What is Latent Defects Insurance and is it bringing confidence to the off the plan apartment market?

Resilience Insurance CEO Corey Nugent says the insurance, which has been around for about seven decades across the globe, benefits both the purchaser and the developer
What is Latent Defects Insurance and is it bringing confidence to the off the plan apartment market?
Joel Robinson May 7, 2024BUYER GUARANTEE

Latent Defects Insurance (LDI), is changing the game for off the plan apartment buyers in Australia.

This insurance product provides off-the-plan apartment buyers with a 10-year warranty on their new apartment and the building it's situated in. The cover is purchased by the property developer/builder (pre-construction) and is designed to protect owners against any immediate or future problems with the structural components of their new property, from leaks to cracks and everything in between.

Some of Sydney’s biggest and most respected developers have embraced the new insurance. The likes of Deicorp, Kanebridge, Abadeen, Coronation Property and Urban Property Group have rolled out the insurance across some, if not all of the projects they’re currently undertaking. 

Sydney-based Resilience Insurance, the first insurer to launch LDI in Australia, is now taking the product national, and is having conversations with developers in Melbourne, Brisbane, the Gold Coast and Perth. 

How does Latent Defects Insurance work?

Resilience Insurance CEO Corey Nugent says the insurance, which has been around for about seven decades across the globe, benefits both the purchaser and the developer.

“Ultimately what we’re trying to do is build better buildings the consumers can have trust in, but more importantly improve the post completion and settlement process, so that when buyers take possession, they have full insurance protection, from day one, for 10 years” Nugent says.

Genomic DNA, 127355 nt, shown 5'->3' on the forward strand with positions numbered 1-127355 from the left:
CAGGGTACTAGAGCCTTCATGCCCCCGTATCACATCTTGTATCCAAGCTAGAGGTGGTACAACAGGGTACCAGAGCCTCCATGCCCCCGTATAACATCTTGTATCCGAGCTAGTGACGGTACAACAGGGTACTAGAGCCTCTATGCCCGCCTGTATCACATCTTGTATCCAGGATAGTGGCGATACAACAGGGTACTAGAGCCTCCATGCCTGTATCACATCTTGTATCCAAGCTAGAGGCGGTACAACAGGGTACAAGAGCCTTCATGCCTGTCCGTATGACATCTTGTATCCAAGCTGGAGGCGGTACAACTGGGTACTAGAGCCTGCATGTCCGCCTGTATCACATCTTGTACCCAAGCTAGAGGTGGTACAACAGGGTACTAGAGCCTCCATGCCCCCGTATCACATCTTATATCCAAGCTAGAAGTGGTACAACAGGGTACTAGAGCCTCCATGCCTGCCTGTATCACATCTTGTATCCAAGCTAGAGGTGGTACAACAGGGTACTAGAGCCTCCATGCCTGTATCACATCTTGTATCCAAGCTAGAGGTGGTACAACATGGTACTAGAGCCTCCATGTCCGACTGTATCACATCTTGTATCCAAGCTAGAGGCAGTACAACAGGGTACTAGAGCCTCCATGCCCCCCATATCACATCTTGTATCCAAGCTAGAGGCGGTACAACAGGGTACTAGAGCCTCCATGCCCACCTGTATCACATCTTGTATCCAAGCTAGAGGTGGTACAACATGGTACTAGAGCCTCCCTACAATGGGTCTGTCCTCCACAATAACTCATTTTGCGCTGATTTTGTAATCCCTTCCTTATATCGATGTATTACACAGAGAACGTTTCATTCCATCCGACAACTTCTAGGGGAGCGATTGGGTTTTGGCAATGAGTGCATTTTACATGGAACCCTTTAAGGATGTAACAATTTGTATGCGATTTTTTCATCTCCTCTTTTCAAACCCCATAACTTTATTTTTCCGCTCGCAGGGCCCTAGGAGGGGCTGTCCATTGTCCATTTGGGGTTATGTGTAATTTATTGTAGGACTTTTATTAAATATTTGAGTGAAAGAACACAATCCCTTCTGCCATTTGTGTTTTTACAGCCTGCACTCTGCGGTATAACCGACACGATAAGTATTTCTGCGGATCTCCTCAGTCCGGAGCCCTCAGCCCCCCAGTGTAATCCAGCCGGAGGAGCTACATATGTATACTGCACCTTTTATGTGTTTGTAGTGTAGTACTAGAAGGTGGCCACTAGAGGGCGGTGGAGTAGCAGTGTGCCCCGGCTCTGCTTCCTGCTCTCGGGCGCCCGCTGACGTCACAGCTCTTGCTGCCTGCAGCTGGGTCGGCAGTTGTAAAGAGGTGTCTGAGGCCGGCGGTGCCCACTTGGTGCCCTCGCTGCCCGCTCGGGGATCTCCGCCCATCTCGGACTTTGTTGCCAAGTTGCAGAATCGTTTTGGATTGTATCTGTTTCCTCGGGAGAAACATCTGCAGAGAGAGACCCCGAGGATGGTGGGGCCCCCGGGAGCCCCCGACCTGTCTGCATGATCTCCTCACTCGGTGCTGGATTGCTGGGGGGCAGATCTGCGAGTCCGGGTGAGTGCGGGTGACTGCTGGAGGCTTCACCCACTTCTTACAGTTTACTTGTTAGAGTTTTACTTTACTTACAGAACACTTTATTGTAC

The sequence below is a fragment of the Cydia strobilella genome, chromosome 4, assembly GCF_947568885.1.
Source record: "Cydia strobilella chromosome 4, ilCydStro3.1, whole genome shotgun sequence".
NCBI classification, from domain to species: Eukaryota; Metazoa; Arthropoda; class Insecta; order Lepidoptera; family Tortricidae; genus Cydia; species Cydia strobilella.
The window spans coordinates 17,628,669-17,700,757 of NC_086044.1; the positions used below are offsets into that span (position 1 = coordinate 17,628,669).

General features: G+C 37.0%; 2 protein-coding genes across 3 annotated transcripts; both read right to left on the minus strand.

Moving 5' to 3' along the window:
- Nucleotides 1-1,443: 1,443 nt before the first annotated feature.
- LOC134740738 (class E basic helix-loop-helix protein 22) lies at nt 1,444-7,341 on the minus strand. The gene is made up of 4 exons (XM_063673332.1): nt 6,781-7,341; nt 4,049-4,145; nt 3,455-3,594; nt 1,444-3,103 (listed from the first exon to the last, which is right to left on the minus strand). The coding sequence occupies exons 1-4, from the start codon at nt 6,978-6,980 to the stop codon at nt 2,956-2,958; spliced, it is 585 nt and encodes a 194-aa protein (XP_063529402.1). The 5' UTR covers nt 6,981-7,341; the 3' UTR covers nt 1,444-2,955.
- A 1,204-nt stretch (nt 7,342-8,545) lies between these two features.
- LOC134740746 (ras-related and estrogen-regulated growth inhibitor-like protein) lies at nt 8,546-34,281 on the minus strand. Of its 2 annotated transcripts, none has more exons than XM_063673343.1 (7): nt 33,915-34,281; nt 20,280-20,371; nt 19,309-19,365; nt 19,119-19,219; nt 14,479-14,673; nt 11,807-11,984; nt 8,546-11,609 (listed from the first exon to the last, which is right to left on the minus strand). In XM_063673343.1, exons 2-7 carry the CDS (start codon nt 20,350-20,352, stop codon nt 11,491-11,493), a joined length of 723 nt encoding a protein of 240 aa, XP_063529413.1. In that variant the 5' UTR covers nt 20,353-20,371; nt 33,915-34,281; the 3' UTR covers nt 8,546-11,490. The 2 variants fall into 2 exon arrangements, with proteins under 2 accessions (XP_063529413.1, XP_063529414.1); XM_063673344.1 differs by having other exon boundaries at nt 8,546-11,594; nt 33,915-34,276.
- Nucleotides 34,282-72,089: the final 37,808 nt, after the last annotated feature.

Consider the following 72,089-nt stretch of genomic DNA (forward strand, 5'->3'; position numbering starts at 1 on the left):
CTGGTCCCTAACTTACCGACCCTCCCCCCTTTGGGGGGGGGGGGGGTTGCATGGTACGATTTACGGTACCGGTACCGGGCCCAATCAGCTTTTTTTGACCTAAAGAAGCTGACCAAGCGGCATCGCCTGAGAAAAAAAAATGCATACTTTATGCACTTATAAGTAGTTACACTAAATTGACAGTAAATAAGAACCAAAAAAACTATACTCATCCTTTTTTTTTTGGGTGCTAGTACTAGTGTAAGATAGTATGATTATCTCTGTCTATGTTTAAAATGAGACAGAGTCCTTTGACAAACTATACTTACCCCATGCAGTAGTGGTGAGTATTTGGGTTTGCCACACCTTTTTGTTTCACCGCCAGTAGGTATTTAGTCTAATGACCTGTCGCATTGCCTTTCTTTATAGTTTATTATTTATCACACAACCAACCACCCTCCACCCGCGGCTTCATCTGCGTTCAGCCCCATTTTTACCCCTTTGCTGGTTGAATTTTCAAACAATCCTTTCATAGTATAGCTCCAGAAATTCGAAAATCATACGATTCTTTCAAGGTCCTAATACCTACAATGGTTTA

“The insurance protects the buyer from any structural defects in the building, and developers who have taken Resilience LDI have reported an uptick in both sales volumes and sale values compared to competing developments that don’t have Resilience LDI.”

While giving confidence to the consumer at the end of the build, Resilience LDI is actually in place throughout the build process. Rather than it solely being used as a rectification product, the insurance kicks in to fix issues when they arise, rather than down the track following completion. Of course the insurance protects owners at that stage too, however the ideal scenario is any problems that come up during the building get fixed well before settlement.

Resilience has a string of expert partners who are onsite even before construction has started to ensure even the ground the development is being built on is structurally sound.

What does LDI mean for off the plan apartment buyers?

A survey undertaken by MatterFact, Urban.com.au’s data product, shows the biggest thing holding back prospective purchasers from buying an off the plan apartment is the trust and faith they have in the developer, followed closely by the concern the build won’t be of good quality. It was a common consensus on the survey conducted from state to state, where delivery was much more of an issue raised compared to budgets, approvals or price of the apartment.